The Federal deficit which will be incurred in fiscal year 1964 should neither raise fears of inflation nor cause increased concern about our balance of international payments. With the tools of monetary policy and debt management always available, our program for sustained economic expansion with increasing productivity is an objective quite compatible with continuance of the relative price stability we have known in recent years; this is of importance not only at home but also for our foreign trade. Moreover, the favorable effects of a strong economic expansion on the profitability of domestic investment and on the productivity of American industry, in combination with all of our efforts to achieve balance of payments equilibrium, will contribute to the strength of the dollar--as our friends abroad increasingly recognize.


My tax proposals include substantial permanent reductions in individual and corporation income tax rates as well as a number of important structural changes designed to encourage economic growth, increase the equity of our tax system, and simplify our tax laws and administration. Some reductions in rates would start in the calendar year 1963. The remainder of the program, including additional income tax rate reductions for both individuals and corporations, together with structural reforms and other revisions, would become effective in 1964 and 1965. The entire tax program, which I will shortly recommend to the Congress as a single comprehensive measure, is a major step in the effort to strengthen and improve our tax system.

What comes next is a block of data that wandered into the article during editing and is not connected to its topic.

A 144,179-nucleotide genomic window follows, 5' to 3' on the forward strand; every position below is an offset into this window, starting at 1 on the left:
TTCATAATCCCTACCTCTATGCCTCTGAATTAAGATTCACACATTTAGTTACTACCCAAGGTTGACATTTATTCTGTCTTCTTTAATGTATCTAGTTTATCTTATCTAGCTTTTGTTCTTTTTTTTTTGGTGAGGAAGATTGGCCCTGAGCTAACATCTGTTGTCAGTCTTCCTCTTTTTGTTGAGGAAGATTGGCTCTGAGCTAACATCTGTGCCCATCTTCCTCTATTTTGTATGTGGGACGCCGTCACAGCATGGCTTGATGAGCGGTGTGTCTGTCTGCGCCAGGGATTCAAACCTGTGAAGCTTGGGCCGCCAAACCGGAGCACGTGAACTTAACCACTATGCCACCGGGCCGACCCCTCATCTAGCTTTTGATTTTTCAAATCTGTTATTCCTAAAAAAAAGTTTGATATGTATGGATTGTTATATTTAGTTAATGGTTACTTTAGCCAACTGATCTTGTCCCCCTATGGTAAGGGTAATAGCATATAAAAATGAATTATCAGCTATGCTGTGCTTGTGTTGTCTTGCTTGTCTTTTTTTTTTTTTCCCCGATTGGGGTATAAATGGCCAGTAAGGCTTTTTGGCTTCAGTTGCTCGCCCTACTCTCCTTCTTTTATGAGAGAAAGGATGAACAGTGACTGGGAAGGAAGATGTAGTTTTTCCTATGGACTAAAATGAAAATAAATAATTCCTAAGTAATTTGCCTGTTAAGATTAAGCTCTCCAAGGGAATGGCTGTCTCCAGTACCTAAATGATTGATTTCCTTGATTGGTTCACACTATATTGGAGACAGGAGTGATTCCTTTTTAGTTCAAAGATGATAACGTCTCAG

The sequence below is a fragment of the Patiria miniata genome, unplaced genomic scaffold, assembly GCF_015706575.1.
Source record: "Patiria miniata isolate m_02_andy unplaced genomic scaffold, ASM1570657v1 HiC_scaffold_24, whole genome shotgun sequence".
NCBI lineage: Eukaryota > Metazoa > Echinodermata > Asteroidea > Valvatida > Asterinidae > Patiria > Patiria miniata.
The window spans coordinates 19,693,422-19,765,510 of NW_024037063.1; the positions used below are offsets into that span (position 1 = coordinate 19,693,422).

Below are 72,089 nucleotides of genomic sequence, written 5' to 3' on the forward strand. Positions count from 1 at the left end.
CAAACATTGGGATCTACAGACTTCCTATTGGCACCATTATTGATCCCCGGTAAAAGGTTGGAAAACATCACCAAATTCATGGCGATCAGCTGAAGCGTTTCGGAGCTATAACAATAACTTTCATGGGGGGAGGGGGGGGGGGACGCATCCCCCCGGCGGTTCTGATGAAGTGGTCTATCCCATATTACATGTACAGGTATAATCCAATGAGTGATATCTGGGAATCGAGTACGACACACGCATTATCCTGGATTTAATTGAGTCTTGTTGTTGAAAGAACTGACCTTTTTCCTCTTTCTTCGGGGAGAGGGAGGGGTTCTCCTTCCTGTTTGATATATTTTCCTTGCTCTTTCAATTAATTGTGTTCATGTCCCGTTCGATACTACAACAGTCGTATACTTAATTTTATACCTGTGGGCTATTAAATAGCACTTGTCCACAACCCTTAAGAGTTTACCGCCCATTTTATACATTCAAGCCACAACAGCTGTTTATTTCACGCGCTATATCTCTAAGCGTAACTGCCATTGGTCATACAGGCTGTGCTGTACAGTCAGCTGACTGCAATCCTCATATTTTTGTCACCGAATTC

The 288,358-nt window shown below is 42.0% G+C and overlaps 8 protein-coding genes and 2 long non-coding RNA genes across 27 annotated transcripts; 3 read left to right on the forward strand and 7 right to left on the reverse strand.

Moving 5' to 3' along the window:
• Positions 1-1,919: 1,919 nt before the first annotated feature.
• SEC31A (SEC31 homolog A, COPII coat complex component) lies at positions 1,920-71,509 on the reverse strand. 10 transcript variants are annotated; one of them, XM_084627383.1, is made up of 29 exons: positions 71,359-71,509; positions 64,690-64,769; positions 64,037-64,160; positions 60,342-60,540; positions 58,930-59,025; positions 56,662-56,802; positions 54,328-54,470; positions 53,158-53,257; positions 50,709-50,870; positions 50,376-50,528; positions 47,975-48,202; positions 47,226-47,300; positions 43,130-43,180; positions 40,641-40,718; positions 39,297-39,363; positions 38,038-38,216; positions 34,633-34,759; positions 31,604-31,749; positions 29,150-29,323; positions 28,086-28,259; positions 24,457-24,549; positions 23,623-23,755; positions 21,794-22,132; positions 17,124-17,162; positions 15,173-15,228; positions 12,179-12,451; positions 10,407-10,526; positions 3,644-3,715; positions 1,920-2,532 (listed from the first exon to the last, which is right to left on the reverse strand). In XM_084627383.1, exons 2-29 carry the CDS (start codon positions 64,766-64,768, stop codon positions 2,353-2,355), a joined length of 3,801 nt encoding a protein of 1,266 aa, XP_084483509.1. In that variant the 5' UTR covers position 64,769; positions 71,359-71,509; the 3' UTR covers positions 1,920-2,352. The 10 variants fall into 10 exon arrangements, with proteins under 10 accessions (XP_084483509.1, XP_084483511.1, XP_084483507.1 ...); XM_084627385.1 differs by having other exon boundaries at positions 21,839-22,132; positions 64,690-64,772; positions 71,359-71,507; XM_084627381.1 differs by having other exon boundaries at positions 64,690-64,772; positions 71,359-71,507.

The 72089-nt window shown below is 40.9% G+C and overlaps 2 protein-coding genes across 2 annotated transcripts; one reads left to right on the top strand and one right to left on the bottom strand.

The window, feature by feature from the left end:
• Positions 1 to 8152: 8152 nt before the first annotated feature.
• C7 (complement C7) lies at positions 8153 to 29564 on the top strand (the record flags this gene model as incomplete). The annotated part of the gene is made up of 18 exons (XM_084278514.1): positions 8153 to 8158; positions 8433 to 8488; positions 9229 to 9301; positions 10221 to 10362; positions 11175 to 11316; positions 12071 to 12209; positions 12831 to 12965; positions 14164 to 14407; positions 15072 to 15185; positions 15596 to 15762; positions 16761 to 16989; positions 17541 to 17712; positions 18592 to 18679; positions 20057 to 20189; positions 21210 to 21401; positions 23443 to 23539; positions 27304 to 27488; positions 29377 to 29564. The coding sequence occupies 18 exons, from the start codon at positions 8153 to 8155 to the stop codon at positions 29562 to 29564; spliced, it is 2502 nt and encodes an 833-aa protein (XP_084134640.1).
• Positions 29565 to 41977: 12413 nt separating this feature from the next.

The recommended tax rate reductions extend over every bracket of individual income tax rates. The largest proportionate tax reductions, measured as a percentage of tax liability and in relation to the total revenue loss to the Government, are proposed for those with the lowest incomes. The recommendations also provide for more equitable tax treatment through changes affecting the tax base and remove certain tax concessions that will no longer be appropriate. In every respect, the proposals are consistent with generally accepted American standards of fair play, while at the same time they are designed to provide needed economic incentives.

The proposed corporation income tax reductions are supplemented by recommended structural changes to strengthen the position of small business and to correct distortions in the existing structure which result in the misallocation of energy and resources. Part of the loss in Treasury tax collections attributable to rate reductions would be offset by the introduction of a gradual program to place payment of income tax liabilities of large corporations on a more current basis.

The proposed tax program, when fully effective, would reduce tax liabilities by about $10 billion compared to the present tax system, when both calculations are based on the same calendar year 1963 levels of income. Incomes, however, will not be the same under the new tax program. Because my proposals incorporate lower rates of taxation as well as tax reform measures, they will stimulate economic activity and so raise the levels of personal and corporate income as to yield within a few years an increased-not a reduced--flow of revenues to the Federal Government.